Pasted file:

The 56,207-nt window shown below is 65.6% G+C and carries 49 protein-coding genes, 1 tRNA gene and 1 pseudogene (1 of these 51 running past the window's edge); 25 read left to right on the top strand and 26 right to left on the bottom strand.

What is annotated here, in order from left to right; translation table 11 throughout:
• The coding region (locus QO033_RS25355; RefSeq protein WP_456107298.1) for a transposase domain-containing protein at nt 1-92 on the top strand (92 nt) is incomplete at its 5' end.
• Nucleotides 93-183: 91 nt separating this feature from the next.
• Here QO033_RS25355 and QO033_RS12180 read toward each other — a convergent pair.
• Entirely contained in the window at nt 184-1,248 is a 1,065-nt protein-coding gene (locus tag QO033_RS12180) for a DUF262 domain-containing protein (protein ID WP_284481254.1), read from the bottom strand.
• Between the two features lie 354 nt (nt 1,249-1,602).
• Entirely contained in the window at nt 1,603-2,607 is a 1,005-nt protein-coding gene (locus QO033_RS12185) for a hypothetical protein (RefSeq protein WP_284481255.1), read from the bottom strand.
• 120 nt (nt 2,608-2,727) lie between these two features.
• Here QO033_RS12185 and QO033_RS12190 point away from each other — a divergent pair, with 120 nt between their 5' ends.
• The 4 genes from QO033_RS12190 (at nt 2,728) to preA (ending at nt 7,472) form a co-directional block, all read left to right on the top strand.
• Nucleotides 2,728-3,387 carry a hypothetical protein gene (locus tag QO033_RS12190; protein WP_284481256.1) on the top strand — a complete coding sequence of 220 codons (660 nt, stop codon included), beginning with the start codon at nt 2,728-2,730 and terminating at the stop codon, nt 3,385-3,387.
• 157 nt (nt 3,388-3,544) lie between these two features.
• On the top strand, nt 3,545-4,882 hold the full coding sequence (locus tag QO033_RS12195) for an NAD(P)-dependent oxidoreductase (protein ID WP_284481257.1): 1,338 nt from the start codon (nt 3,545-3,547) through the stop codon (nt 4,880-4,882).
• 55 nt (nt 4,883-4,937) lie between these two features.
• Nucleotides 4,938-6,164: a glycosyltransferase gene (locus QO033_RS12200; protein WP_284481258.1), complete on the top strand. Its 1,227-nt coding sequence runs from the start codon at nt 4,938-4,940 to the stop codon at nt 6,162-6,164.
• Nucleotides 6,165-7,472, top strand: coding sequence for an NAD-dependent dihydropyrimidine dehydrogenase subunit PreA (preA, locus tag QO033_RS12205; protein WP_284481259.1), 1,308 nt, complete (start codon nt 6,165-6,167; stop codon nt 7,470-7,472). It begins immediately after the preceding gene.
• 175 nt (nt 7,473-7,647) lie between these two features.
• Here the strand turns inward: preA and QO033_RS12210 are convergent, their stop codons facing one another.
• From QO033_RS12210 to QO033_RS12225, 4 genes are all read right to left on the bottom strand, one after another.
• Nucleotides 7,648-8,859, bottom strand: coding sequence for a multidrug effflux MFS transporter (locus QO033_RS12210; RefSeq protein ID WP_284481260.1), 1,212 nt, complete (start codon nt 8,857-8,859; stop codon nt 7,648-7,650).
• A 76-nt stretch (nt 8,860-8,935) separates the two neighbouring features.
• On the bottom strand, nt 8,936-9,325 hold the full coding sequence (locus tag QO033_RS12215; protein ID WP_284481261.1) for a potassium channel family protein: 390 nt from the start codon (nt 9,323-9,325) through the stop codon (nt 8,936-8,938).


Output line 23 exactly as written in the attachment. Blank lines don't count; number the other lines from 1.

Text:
• On the bottom strand, nt 8,936-9,325 hold the full coding sequence (locus tag QO033_RS12215; protein ID WP_284481261.1) for a potassium channel family protein: 390 nt from the start codon (nt 9,323-9,325) through the stop codon (nt 8,936-8,938).